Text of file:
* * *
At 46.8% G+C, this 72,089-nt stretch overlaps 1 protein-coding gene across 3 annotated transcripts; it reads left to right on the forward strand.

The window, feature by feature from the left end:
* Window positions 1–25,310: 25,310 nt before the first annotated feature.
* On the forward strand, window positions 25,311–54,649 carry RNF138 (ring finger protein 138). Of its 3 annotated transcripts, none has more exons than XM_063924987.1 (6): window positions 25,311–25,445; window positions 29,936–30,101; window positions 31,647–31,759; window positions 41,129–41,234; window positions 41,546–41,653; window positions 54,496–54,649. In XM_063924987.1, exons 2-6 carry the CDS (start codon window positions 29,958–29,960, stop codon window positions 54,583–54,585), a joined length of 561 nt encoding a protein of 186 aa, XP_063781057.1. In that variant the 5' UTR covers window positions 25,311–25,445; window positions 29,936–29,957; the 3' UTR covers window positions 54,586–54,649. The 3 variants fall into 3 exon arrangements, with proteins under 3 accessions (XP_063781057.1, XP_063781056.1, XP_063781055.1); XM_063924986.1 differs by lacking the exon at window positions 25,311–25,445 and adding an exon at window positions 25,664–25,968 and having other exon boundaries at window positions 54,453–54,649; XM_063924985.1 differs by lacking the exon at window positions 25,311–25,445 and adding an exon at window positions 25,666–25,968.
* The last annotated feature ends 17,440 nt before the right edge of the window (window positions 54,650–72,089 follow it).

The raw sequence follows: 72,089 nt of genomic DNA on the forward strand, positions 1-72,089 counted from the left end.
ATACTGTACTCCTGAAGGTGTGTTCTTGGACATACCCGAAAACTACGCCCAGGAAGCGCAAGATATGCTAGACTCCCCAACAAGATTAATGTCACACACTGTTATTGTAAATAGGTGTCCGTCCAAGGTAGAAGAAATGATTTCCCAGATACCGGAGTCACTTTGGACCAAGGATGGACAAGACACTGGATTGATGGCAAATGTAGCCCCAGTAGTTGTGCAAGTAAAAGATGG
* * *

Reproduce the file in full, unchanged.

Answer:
At 46.8% G+C, this 72,089-nt stretch overlaps 1 protein-coding gene across 3 annotated transcripts; it reads left to right on the forward strand.

The window, feature by feature from the left end:
* Window positions 1–25,310: 25,310 nt before the first annotated feature.
* On the forward strand, window positions 25,311–54,649 carry RNF138 (ring finger protein 138). Of its 3 annotated transcripts, none has more exons than XM_063924987.1 (6): window positions 25,311–25,445; window positions 29,936–30,101; window positions 31,647–31,759; window positions 41,129–41,234; window positions 41,546–41,653; window positions 54,496–54,649. In XM_063924987.1, exons 2-6 carry the CDS (start codon window positions 29,958–29,960, stop codon window positions 54,583–54,585), a joined length of 561 nt encoding a protein of 186 aa, XP_063781057.1. In that variant the 5' UTR covers window positions 25,311–25,445; window positions 29,936–29,957; the 3' UTR covers window positions 54,586–54,649. The 3 variants fall into 3 exon arrangements, with proteins under 3 accessions (XP_063781057.1, XP_063781056.1, XP_063781055.1); XM_063924986.1 differs by lacking the exon at window positions 25,311–25,445 and adding an exon at window positions 25,664–25,968 and having other exon boundaries at window positions 54,453–54,649; XM_063924985.1 differs by lacking the exon at window positions 25,311–25,445 and adding an exon at window positions 25,666–25,968.
* The last annotated feature ends 17,440 nt before the right edge of the window (window positions 54,650–72,089 follow it).

The raw sequence follows: 72,089 nt of genomic DNA on the forward strand, positions 1-72,089 counted from the left end.
ATACTGTACTCCTGAAGGTGTGTTCTTGGACATACCCGAAAACTACGCCCAGGAAGCGCAAGATATGCTAGACTCCCCAACAAGATTAATGTCACACACTGTTATTGTAAATAGGTGTCCGTCCAAGGTAGAAGAAATGATTTCCCAGATACCGGAGTCACTTTGGACCAAGGATGGACAAGACACTGGATTGATGGCAAATGTAGCCCCAGTAGTTGTGCAAGTAAAAGATGG